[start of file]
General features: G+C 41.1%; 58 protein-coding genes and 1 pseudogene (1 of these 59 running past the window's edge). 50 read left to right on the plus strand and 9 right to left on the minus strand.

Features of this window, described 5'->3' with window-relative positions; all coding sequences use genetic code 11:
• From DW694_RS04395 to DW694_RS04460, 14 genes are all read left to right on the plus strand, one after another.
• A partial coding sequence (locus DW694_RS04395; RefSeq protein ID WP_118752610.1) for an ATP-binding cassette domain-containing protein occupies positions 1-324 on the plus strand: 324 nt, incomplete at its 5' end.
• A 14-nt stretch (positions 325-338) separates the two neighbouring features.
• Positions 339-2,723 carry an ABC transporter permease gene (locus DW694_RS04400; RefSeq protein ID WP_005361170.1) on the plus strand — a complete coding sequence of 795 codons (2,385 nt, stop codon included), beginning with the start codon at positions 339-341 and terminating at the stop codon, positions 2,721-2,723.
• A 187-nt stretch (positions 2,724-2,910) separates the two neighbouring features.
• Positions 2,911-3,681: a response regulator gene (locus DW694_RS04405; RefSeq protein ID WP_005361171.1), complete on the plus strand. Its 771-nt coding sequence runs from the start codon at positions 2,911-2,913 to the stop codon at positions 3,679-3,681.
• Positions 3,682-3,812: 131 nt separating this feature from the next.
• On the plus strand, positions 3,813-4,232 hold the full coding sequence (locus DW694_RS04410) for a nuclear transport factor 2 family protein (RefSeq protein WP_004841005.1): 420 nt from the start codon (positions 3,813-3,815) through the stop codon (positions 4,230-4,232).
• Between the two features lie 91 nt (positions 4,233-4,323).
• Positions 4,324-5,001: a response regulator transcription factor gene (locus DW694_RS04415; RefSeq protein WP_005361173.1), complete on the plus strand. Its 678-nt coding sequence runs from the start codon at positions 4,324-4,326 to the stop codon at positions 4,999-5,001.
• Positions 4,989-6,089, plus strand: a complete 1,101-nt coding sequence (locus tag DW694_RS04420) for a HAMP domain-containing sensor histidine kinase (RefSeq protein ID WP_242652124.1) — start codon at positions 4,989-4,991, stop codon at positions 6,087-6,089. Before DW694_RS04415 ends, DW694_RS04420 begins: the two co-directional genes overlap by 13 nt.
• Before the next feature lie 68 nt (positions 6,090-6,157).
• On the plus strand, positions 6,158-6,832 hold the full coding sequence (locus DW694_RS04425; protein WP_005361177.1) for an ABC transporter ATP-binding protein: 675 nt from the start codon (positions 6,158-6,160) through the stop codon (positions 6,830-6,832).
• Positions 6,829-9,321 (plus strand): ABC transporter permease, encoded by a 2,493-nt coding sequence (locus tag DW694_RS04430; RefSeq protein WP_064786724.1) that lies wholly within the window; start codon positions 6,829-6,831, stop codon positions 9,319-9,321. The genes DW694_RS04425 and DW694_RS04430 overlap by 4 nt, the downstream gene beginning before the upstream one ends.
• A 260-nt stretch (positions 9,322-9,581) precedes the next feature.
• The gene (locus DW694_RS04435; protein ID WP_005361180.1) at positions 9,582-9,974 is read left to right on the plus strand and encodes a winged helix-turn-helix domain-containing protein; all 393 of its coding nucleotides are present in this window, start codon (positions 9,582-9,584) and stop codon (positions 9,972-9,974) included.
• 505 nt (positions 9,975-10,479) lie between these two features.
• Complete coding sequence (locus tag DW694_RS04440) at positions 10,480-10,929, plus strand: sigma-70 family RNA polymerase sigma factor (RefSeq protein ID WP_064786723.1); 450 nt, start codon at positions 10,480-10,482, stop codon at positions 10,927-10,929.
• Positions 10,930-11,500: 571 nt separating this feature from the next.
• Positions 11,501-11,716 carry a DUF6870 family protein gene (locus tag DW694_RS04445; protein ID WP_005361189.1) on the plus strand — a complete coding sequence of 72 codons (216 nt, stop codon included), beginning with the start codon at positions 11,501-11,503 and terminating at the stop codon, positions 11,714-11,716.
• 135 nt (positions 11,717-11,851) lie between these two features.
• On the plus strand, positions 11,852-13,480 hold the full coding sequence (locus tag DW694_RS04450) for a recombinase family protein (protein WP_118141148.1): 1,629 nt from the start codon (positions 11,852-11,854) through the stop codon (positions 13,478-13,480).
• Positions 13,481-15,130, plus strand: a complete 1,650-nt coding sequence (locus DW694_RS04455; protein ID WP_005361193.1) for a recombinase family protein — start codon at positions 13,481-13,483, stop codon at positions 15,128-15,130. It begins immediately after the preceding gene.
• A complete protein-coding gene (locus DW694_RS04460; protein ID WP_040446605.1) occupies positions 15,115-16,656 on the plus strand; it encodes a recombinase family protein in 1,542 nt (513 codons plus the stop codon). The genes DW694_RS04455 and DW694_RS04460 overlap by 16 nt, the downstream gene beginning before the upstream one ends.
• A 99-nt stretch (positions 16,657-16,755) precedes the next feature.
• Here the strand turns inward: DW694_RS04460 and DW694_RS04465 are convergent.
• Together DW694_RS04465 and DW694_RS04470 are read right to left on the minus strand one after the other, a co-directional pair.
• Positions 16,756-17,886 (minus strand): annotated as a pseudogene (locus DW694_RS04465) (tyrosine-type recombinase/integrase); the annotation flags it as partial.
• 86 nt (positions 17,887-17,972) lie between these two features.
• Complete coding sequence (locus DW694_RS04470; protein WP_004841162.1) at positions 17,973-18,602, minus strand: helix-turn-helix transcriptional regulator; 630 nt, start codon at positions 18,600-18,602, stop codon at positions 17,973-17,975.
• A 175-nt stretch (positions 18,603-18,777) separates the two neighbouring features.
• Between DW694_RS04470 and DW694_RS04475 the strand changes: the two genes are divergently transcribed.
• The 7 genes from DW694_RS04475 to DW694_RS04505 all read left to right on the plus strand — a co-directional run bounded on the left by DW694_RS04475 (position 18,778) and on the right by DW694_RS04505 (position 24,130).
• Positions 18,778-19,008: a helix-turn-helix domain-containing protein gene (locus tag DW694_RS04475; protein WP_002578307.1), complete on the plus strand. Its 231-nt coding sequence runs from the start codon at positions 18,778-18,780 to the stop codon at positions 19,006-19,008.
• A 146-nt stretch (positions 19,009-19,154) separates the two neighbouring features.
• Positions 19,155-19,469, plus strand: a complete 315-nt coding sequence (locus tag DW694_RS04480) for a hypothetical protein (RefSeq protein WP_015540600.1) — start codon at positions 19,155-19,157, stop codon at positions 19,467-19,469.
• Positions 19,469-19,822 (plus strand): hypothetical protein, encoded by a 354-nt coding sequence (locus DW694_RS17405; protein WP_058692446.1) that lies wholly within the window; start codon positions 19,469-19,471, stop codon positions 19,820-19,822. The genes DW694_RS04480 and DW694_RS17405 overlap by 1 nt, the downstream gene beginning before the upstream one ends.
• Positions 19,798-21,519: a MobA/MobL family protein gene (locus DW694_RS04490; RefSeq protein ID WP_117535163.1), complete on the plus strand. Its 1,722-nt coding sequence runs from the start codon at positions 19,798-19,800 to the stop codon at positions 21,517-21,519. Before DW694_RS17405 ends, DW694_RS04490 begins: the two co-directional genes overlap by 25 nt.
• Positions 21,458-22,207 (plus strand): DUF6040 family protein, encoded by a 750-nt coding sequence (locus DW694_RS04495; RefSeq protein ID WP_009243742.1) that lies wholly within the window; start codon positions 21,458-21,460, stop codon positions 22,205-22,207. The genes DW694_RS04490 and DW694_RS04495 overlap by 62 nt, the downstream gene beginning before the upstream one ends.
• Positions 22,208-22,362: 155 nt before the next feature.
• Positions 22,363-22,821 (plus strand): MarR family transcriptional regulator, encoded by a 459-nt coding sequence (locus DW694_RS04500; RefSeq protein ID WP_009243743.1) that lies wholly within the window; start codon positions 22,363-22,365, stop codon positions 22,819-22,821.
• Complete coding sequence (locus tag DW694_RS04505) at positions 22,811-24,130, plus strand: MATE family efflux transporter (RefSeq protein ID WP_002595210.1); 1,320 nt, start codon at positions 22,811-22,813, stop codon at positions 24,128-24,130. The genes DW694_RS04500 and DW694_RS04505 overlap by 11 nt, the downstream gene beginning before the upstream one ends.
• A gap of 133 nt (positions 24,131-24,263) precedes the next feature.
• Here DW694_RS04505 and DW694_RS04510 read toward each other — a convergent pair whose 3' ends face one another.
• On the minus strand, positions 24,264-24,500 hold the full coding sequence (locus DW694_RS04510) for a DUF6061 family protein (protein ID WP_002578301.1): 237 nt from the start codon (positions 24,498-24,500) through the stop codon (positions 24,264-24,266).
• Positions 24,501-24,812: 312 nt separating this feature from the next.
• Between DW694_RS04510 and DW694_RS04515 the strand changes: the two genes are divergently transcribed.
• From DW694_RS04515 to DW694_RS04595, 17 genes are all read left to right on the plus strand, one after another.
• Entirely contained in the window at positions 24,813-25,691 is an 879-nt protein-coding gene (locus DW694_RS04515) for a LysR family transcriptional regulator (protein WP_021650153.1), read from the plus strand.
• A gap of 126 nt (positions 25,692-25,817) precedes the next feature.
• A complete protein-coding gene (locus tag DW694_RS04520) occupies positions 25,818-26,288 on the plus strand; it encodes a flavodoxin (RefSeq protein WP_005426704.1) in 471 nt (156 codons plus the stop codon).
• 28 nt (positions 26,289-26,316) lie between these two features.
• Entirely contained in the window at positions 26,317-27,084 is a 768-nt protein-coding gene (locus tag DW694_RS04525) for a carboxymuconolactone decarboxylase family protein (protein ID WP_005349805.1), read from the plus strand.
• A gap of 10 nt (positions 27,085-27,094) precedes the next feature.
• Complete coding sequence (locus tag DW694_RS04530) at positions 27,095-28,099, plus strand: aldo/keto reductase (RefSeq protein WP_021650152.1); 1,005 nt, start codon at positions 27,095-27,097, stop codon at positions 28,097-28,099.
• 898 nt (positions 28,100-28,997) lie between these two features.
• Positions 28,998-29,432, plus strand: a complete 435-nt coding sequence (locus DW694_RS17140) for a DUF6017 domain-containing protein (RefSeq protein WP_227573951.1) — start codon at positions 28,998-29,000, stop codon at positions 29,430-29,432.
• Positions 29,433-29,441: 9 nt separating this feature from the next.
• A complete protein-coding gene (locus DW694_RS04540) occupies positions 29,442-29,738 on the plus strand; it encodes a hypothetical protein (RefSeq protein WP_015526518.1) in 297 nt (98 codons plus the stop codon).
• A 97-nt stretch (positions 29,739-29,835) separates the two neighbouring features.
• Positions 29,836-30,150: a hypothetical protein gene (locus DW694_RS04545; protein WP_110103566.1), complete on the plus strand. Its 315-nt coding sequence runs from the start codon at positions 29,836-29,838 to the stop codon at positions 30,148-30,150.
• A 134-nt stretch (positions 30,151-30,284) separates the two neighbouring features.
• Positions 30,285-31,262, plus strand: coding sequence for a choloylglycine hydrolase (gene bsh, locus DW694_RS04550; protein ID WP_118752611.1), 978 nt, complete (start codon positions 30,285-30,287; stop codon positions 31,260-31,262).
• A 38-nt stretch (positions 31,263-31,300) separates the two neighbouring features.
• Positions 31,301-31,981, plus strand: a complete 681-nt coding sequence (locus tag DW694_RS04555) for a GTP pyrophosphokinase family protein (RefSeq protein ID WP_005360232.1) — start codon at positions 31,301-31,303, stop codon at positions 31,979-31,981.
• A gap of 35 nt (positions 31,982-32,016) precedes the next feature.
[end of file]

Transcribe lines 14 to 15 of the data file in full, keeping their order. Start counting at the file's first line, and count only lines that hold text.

• Before the next feature lie 68 nt (positions 6,090-6,157).
• On the plus strand, positions 6,158-6,832 hold the full coding sequence (locus DW694_RS04425; protein WP_005361177.1) for an ABC transporter ATP-binding protein: 675 nt from the start codon (positions 6,158-6,160) through the stop codon (positions 6,830-6,832).